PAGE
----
“In another case  the wife of a veteran with serious health problems, PTSD and diabetes called us when, as a direct result of Covid-19 issues, they got into serious debt. The organisation they sought help from insisted that it could only be considered after evaluation at a face-to-face meeting… which wouldn’t be possible for many weeks and in any case couldn’t be done because the husband was shielding. Catch-22? This really isn’t good enough!

“VA routinely uses Zoom, augmented by email, text and telephone  contact. We are still enabling therapy sessions for clients and in one case providing specialist substance misuse rehab support, by digital means. Hiding behind process is a very poor excuse for failure to act.”

The examples are legion and Milroy is quick to point out that it is prescience alone that has enabled Veterans Aid to carry on operating.

“VA has a light footprint, it operates centrally from just two London locations, but the charity is resilient and we have repeatedly practiced crisis scenarios in terms of operational activity and infection management. For example, the VA staff looking after 60 lockdown veterans in our New Belvedere House residential facility had sanitisation and isolation protocols in place rapidly and while there are undeniable challenges, we are coping well.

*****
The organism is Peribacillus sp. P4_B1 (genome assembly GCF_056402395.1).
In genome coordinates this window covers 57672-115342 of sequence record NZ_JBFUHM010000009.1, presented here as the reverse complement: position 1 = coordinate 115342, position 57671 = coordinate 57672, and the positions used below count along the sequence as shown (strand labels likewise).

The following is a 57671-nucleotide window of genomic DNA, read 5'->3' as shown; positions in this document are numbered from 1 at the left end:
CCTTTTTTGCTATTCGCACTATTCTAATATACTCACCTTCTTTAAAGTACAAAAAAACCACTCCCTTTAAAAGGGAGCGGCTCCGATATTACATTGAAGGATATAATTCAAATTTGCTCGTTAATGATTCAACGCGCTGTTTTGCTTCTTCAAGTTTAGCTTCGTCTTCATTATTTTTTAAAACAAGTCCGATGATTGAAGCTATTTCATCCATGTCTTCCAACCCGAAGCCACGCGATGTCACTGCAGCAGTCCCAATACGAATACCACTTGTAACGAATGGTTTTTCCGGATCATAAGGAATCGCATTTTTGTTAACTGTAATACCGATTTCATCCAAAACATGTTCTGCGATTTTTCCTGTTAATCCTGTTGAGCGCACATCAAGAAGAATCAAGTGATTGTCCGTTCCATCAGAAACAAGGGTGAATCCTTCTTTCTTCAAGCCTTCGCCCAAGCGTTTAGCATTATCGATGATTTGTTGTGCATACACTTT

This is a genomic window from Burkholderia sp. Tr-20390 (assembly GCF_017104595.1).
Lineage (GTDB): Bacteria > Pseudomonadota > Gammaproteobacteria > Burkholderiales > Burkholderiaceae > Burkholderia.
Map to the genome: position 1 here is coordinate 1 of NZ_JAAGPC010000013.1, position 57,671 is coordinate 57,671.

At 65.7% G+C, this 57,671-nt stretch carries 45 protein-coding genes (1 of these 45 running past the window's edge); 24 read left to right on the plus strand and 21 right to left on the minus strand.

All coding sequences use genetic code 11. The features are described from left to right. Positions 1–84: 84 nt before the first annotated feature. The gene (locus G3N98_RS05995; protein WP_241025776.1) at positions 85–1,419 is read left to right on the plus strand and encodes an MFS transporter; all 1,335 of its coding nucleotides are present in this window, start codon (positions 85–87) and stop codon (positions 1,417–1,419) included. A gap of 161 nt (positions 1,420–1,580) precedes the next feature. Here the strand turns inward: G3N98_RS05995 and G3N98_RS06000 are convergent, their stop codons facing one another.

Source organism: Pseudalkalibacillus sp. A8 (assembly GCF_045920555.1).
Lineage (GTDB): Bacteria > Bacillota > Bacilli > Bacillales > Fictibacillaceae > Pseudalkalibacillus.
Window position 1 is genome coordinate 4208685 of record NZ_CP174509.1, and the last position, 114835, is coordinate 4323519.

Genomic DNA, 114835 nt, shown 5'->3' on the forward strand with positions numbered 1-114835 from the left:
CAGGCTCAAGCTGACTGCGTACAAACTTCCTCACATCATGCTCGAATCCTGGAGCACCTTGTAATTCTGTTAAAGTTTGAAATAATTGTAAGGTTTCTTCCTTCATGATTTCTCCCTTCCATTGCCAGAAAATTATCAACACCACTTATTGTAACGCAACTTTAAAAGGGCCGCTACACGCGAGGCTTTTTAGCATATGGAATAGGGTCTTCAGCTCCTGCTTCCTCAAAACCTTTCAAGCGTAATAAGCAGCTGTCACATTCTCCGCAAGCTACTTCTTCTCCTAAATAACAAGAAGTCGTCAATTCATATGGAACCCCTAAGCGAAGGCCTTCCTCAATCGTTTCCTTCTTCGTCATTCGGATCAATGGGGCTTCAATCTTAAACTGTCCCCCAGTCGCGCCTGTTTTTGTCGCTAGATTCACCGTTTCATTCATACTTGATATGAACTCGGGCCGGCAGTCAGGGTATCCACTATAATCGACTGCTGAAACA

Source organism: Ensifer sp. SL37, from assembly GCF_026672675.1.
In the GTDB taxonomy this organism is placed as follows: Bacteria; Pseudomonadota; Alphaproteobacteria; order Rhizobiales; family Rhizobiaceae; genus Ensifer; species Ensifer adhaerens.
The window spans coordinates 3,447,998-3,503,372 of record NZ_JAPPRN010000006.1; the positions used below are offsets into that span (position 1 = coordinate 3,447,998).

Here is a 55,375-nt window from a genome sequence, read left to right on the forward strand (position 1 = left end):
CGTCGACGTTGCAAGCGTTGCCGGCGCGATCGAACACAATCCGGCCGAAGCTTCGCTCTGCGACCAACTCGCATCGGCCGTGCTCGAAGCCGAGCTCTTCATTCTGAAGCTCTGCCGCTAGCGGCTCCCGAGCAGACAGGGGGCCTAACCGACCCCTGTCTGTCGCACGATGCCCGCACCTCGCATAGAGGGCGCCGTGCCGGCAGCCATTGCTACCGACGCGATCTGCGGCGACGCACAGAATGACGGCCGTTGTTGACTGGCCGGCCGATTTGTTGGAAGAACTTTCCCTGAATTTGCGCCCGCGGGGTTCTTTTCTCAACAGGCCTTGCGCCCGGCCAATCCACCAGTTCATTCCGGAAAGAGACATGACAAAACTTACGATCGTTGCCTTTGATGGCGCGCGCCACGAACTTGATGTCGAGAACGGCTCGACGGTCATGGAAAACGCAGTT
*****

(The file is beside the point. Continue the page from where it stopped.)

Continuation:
“Operationally VA is punching well above its weight;  we’re putting energy into providing real-time help rather than worrying about potential loss of income at this point in the crisis.”

The elephant in the room is usually funding and VA is not one of the UK’s wealthiest charities. Compared with some ‘counterparts’  its reserves are small – but unlike its clients, the charity is not in crisis. 

“In part this is down to the VA business model, which is based on a Housing Benefit core income stream, augmented by donations and grants. And we have always tried to attract unrestricted funds,” says Milroy. “The nature of crisis is that you don’t see it coming. We have to be prepared to  spend on what our clients need, when they need it. We don’t sit on ‘rainy day money. It rains every day at Veterans Aid!” 

The universal cri de coeur as lockdown bites is for Government support and the Chancellor has already announced a £750 million aid package for frontline charities. But is this the answer? Milroy is wary.

“It would be morally reprehensible to award funding to large, traditionally operating  organisations who are sitting on vast reserves and need a fortune just to switch the lights on. It would be equally wrong to prop-up agencies whose services are not based on need. In times of financial crisis, ‘nice to have’ simply doesn’t cut the mustard.